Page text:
Samurai Warriors 3

Platform(s): Wii
Genre: Action
Publisher: KOEI (EU), Nintendo (US)
Developer: Omega Force
Release Date: Sept. 28, 2010 (US), May 28, 2010 (EU)

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Wii Review - 'Samurai Warriors 3'

by Dustin Chadwell on Oct. 23, 2010 @ 1:30 a.m. PDT

Samurai Warriors 3 is an evolution of the Warriors series, featuring an innovative new game mode and a completely fresh storyline. In addition to a host of new characters and combat and game-play elements, the game also will test players with new tactical and strategic challenges on the battlefield.

I've always enjoyed the Dynasty Warrior series because it provides mindless button-mashing that is enjoyable every once in a while. Samurai Warriors 3 on the Nintendo Wii isn't much different. If it's not a series you're familiar with, I'll preface this review by telling you that it's a KOEI title that's basically a spin-off of the main Dynasty Warrior series, but there are so many similarities between the two games that it's really difficult to pinpoint any major differences.

In Samurai Warriors 3, you take on the role of multiple characters, each with a story line to flesh out. There's a huge number to pick from at the start, and plenty more serve as unlockables during the course of the game. As you pick your character, keep in mind that each has a slightly different play style based on the weapon he specializes in, meaning that someone with a small blade will typically handle in a quicker fashion than someone sporting a large ax or hammer-like weapon. The game defaults to a character who is a great starting point for new players, as he is an all-around warrior who will get you acquainted with the game.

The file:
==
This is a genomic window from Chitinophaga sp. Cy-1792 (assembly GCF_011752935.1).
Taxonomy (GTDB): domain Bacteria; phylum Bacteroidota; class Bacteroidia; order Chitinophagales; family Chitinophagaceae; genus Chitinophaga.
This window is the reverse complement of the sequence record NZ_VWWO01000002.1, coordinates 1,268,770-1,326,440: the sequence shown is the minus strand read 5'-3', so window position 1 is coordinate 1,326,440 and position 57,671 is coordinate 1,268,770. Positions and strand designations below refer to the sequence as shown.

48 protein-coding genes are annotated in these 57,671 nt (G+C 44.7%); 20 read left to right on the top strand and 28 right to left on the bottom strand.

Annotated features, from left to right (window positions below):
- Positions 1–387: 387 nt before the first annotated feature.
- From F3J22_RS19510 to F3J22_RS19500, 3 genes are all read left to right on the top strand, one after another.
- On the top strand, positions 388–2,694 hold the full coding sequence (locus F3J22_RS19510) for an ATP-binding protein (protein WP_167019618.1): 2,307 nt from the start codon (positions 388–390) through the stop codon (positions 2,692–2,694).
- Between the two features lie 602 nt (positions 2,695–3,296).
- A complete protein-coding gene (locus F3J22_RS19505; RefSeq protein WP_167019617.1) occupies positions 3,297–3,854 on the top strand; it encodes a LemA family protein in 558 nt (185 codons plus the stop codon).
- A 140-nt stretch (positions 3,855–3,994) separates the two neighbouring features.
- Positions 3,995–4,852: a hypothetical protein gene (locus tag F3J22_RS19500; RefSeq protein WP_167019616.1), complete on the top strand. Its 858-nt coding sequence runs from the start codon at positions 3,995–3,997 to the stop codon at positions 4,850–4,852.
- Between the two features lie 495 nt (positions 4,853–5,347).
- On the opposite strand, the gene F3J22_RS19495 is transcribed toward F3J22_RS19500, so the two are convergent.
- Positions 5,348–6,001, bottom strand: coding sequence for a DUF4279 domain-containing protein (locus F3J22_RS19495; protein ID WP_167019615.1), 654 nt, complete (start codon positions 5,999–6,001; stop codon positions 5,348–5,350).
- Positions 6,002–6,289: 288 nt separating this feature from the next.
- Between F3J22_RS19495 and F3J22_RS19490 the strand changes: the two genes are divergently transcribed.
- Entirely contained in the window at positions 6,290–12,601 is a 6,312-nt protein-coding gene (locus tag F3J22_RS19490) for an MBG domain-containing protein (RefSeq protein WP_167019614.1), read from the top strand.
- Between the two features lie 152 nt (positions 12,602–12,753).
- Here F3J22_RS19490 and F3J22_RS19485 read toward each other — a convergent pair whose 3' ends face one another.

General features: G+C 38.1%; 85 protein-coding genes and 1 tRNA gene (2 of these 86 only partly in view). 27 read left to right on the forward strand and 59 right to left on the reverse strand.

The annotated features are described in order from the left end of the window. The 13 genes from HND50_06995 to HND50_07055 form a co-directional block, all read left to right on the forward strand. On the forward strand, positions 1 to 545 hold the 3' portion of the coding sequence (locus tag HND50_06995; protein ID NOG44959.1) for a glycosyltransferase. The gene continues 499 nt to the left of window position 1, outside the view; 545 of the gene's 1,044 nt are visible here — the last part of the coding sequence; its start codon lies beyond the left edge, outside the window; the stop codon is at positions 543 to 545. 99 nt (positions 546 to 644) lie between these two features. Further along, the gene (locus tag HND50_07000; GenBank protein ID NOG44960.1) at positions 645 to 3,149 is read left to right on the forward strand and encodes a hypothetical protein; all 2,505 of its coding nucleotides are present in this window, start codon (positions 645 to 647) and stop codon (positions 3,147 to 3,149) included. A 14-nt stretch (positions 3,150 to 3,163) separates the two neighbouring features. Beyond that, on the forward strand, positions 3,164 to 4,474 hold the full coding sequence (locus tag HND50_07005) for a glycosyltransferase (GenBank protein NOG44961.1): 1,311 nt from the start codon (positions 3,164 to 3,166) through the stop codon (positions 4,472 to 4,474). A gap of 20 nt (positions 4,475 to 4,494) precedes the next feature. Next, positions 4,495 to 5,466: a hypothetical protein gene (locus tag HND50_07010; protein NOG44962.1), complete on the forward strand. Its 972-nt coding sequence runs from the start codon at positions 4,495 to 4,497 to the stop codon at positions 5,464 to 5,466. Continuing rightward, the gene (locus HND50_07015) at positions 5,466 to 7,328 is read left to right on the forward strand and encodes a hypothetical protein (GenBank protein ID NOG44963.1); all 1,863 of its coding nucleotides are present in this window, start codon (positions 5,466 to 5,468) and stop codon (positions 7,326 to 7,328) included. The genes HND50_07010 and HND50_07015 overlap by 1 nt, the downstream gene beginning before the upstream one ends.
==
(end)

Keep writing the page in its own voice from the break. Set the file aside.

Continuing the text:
Nintendo is actually publishing this title in the United States. The Dynasty and Samurai Warrior games have usually been published by KOEI in the past, but Nintendo has decided to back this particular title, and it seems like there have been some additions in the form of tutorials and overall access for newcomers. If you haven't played a Warriors title in the past, Samurai Warriors 3 is the perfect game to start with because you won't find a more accessible title without going back to the original games. You can still get inundated with the different menus, weapons, power-ups, and crafting options, but the game does a solid job of explaining the basics.


Another reason behind Nintendo backing this particular release is a new mode called Murasame Castle. Retro game fans might be particularly excited about this mode, as it's a 3-D throwback to a classic NES game that never made its way to North America. The Mysterious Murasame Castle was created by Nintendo for the Famicom and released shortly after The Legend of Zelda. On the surface, it kind of looked like Legend of Zelda but played a lot quicker, with more emphasis on action. It imposed a time limit on players and limited the amount of power-ups, making it a tough game.

The Murasame Castle mode in Samurai Warriors 3 ditches the classic look but uses the in-game assets of enemies and heroes in a similar gameplay style. You'll take on the role of a character, move about an overworld map that allows you to select your level, and jump into a stage to do battle with demons or other bad guys. Honestly, I didn't really appreciate this mode. The maps are a little too large for the limited number of enemies inside of it, and it feels less action-packed than the main game. I was far more entertained by the basic story mode in Samurai Warriors 3 than I was in the Murasame Castle mode, but maybe that's something fans of the original will appreciate more than myself.